Thursday, September 15, 2016

In Bed with Claudine

The French are not like you and I – if there was ever any doubt. The French are so much better at so many things – wine, sophistication, the art of love. We have underwear, they have lingerie. If, in fact you needed a specific example by way of proof. It's been a long time since I've read any fiction – and a long time since I've read a French writer. (I've been writing and I haven’t wanted the intrusion – however delightful – of another authorial voice in my head.) But I've been wanting to read – and I'm taking a working vacation by the sea. At night here in my little studio, I wanted something to read and as Providence would have it, The Complete Claudine fell into my hands. I had a copy in Brooklyn – in my storage unit – because my life, like my bookcase, was too full (and not full of pleasure, by way of explanation.)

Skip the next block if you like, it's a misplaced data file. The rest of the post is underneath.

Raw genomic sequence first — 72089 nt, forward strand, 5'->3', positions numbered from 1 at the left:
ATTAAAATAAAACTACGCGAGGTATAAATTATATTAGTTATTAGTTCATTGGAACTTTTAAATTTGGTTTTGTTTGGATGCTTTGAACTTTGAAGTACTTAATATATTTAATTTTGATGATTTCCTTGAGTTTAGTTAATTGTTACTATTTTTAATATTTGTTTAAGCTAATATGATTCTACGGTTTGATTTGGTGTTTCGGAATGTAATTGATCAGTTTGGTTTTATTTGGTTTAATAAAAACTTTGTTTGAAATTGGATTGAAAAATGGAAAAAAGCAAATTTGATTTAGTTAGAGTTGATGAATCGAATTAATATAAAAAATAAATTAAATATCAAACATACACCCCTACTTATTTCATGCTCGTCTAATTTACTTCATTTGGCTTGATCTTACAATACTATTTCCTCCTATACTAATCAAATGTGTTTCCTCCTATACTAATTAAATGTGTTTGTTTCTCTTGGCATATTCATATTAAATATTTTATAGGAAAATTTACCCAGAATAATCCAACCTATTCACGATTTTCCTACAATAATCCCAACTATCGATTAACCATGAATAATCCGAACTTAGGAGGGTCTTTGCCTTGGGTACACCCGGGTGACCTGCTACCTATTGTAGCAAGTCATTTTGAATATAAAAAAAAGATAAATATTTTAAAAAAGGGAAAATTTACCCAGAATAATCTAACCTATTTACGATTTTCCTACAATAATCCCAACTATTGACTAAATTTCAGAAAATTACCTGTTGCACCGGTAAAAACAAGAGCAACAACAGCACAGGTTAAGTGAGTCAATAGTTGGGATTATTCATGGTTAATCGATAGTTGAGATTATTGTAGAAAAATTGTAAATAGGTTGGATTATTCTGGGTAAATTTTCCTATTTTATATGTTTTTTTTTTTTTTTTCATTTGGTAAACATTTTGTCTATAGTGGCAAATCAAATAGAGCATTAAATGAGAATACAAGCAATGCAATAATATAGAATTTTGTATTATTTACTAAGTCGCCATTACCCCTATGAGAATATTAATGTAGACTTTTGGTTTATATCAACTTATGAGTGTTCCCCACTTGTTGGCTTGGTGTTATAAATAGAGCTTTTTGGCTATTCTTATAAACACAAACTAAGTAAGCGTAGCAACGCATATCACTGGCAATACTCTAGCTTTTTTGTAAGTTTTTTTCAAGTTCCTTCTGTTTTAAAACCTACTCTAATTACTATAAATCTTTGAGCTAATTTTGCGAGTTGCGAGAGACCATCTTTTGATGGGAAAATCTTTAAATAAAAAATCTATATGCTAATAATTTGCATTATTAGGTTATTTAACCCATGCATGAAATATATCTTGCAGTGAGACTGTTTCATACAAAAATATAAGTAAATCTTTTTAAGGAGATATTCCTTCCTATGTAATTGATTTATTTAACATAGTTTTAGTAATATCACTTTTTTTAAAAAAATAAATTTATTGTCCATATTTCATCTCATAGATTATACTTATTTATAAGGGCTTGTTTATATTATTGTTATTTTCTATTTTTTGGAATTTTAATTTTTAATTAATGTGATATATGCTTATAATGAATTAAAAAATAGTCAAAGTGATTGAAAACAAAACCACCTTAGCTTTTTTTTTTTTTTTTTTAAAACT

So now, I am on the north Aegean – on a breezy but marvelous morning, drinking tea in a tea glass shaped even more like a woman's body in a strapless gown than usual. What's all this allusion, Alba? Is it because during the day, you've been trying to settle into a ‘ vacation way of life’ – swimming, tanning, enjoying your absolute freedom from schedules? Yet, all the while, you’re obsessively organizing, cleaning the sand off the floor and the sea out of your swimsuits with the red shower gel whose smell – if you’re to go by the package, is the smell of red diamonds?At night, you’re living in fin de siècle Paris and it's somehow rubbing off?